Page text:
- www.BibleHub.com (interlinear greek/commentaires/etc.)
- www.preceptaustin.org (lots of commentaries and resources)
- www.OverviewBible.com (book summaries)
- www.BiblicalTraining.org (lots of lessons/lectures/curriculum)
- www.youtube.com/c/TheMastersSeminary (different lectures/curriculum)
- www.BiblicalEldership.com (classes on Eldership, leading the Church, etc)
- www.gty.org (Sermons from John MacArthur)
- www.helpmewithbiblestudy.org (Hermeneutics resources)
By David Judkins |
- Can we lose our salvation?
- Where can I read about end times?
- Can homosexual people be saved?
- What is the Old Testament originally written in? What about the New Testament?
- God calls us to be merciful and gracious towards one another. With that we are fully capable to forgive one another no matter the sin committed.
- Be transparent. Without Reservation. Otherwise this will not work.
- If you don’t understand, say something.
- If you don’t want to do something, pray for the desire.
- Learn how you learn.
- Learn how to study the Bible.
- Learn and practice teaching.
- Learn where to direct congregation members for resources both internally and externally.
- Read Ephesians
- Monthly Readings:
- 1 John (15-20 minutes) 2 John (5-10 minutes) 3 John (5-10 minutes)
- Galatians, Ephesians, Philippians, Colossians, 1-2 Thessalonians, 1-2 Timothy, Titus, Philemon, James, 1-3 Peter, 1-3 John, Jude
How to Study the BiblePrinciples:
- Devotions are different than studying... one is for refreshment the other is for refinement. Though they can meet one another.
- As much as possible read the book in 1 sitting or in large chunks. Do this more than once. Note cross references for the second or third time through but do not pause constantly in your first pass.
- Scripture is the best interpreter of Scripture.
- Context is king (both immediate & broad contexts) This means move from verse, to chapter, to book, to other books
- Biblical authors do not use terms uniformly.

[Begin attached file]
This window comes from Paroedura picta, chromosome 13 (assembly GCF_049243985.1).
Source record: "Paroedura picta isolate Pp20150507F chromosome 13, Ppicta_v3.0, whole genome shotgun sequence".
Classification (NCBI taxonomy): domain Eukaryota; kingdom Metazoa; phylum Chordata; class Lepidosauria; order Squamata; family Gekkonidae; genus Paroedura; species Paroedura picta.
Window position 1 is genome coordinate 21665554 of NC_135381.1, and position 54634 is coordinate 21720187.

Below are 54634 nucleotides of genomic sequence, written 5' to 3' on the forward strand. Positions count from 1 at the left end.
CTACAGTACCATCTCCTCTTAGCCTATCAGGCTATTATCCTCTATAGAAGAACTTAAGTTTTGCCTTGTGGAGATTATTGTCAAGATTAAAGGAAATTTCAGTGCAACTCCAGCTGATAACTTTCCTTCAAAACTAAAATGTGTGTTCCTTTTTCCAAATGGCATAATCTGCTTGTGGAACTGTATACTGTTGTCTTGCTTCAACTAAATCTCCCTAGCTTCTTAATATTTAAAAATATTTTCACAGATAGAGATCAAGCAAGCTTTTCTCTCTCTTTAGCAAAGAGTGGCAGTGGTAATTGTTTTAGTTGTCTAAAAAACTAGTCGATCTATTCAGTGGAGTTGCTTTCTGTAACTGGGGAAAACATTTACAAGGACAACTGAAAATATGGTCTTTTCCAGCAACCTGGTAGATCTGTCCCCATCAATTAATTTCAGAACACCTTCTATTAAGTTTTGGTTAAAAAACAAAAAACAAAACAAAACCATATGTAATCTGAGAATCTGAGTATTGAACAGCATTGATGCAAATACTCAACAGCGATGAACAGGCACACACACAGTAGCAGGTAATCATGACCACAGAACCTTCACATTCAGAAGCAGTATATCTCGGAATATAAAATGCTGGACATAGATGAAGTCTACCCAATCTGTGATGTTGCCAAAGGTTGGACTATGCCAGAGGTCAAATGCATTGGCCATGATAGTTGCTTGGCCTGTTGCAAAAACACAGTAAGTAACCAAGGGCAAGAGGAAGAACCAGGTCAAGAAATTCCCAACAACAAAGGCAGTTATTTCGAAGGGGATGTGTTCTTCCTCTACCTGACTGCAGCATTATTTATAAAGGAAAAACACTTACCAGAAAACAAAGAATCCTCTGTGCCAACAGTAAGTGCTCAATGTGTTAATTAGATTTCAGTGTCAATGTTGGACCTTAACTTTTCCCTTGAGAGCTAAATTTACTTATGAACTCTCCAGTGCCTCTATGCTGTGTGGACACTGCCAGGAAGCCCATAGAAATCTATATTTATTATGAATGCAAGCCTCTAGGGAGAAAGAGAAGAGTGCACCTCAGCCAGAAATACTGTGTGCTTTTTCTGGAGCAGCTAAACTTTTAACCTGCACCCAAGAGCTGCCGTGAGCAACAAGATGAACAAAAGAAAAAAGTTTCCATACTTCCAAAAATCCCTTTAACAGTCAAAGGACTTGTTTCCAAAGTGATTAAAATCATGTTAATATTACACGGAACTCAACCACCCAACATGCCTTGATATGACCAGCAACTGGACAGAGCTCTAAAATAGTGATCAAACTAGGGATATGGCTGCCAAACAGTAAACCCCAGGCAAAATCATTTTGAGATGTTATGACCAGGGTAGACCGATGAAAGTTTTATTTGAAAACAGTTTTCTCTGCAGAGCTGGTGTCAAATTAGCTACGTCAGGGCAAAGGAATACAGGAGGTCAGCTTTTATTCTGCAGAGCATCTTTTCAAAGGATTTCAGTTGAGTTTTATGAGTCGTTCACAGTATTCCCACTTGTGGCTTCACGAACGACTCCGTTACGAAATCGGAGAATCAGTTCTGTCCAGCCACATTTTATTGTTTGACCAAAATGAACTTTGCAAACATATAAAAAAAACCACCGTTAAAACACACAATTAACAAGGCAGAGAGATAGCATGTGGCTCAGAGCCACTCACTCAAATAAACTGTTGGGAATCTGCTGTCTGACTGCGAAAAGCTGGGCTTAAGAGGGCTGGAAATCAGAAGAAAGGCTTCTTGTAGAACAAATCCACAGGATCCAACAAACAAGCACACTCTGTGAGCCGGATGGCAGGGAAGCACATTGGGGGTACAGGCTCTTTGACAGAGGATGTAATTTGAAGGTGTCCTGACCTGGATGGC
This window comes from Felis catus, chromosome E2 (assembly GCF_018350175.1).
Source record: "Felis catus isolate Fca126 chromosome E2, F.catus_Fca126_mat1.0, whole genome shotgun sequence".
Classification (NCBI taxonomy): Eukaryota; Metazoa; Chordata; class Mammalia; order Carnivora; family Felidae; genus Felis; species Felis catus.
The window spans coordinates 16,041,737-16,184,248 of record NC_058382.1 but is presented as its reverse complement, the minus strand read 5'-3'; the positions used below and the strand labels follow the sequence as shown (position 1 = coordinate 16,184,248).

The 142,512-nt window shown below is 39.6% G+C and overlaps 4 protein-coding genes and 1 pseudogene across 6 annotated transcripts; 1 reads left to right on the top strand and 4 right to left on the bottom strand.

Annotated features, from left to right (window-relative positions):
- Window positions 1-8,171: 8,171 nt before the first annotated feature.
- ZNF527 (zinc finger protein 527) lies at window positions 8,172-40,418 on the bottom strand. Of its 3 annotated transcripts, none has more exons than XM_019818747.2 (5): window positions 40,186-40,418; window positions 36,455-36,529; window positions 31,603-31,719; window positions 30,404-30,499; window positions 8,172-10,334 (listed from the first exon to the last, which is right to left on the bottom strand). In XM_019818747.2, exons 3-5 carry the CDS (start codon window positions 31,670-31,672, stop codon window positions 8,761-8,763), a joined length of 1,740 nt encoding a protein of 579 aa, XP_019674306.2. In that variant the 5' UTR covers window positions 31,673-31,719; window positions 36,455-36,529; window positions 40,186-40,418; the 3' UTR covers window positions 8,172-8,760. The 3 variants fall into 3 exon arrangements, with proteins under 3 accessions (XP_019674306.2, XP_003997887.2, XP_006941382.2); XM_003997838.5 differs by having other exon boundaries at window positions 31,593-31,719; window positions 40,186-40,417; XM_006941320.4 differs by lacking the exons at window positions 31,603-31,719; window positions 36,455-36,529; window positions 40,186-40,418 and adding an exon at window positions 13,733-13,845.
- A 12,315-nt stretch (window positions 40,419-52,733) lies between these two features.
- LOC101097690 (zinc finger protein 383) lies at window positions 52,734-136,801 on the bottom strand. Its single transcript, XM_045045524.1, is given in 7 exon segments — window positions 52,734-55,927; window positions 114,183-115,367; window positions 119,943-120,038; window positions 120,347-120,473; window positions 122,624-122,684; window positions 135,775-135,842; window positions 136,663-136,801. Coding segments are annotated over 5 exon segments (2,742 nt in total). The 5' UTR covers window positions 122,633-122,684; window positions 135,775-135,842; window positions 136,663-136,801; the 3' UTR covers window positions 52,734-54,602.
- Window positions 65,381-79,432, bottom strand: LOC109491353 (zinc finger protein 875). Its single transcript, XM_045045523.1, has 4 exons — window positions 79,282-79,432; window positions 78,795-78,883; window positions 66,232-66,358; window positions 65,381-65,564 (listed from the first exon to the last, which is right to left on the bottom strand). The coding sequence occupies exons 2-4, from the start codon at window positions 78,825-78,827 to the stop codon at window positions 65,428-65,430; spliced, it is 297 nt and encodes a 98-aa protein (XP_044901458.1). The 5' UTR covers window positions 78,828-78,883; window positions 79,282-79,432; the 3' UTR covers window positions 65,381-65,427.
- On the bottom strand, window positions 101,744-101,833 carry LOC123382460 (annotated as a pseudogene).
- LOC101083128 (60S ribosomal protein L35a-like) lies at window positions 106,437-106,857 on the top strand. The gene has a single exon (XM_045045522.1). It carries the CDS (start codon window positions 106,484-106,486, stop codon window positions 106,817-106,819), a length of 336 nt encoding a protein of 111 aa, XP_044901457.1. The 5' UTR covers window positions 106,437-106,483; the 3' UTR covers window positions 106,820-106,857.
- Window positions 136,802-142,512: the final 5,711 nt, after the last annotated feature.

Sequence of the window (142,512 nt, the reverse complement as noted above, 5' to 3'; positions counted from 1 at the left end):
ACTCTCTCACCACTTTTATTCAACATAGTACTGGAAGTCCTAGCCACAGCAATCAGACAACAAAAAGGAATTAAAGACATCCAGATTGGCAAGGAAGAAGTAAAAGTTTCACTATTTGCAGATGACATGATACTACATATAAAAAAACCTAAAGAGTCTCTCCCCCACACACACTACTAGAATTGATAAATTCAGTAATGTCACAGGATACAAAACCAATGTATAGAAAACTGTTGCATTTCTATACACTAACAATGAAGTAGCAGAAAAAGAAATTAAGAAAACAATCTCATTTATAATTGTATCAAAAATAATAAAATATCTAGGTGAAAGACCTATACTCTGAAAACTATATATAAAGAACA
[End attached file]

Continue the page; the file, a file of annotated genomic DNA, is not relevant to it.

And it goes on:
- No text of Scripture will contradict another text of Scripture.When we see contradictions we are to look deeper and find the reasoning as to why they do not contradict one another. We do not do this by getting rid of truth from the text, but by finding the meaning of the text.
- Theological doctrine should come from didactic passages that explicitly deal with that particular doctrine. This means we do not pull it from implied teaching or historical records (in the Bible) nor do we allow these to trump explicit teachings on the subject.
Step 1: Observation
Read the book in 1 sitting (if possible) or in large chunks. Do this more than once. Note cross references for the second or third time through but do not pause constantly in your first pass. Note basic details that you may otherwise ignore. 1.1) Who is involved? 1.2) What are they doing? 1.3) Where are they? 1.4) When did this happen, what happened before? 1.5) Why is this happening, what happened to lead up to this event?
1.1 - Speed reading. Often, either through familiarity, boredom, or lack of time, we tend to rush through a passage. We must learn to take our time, extracting from the text every detail.
1.2 - Trusting our memory. Too seldom do we actually write down what we are seeing in the Bible’s pages, our memory for detail will be greatly enhanced once we start to take notes during the observation process.
1.3 - Giving up. Just because we have already studied a given text does not mean that we know all there is to know about it. Simply because we have not studied the Bible in a classroom environment, or have not gone to Bible college, it does not mean that our Bible study will be ineffective. It is God who rewards the student, as we gain experience in Bible study we will still need to rely on His guiding hand, our mind will simply be better at doing the work of Bible study.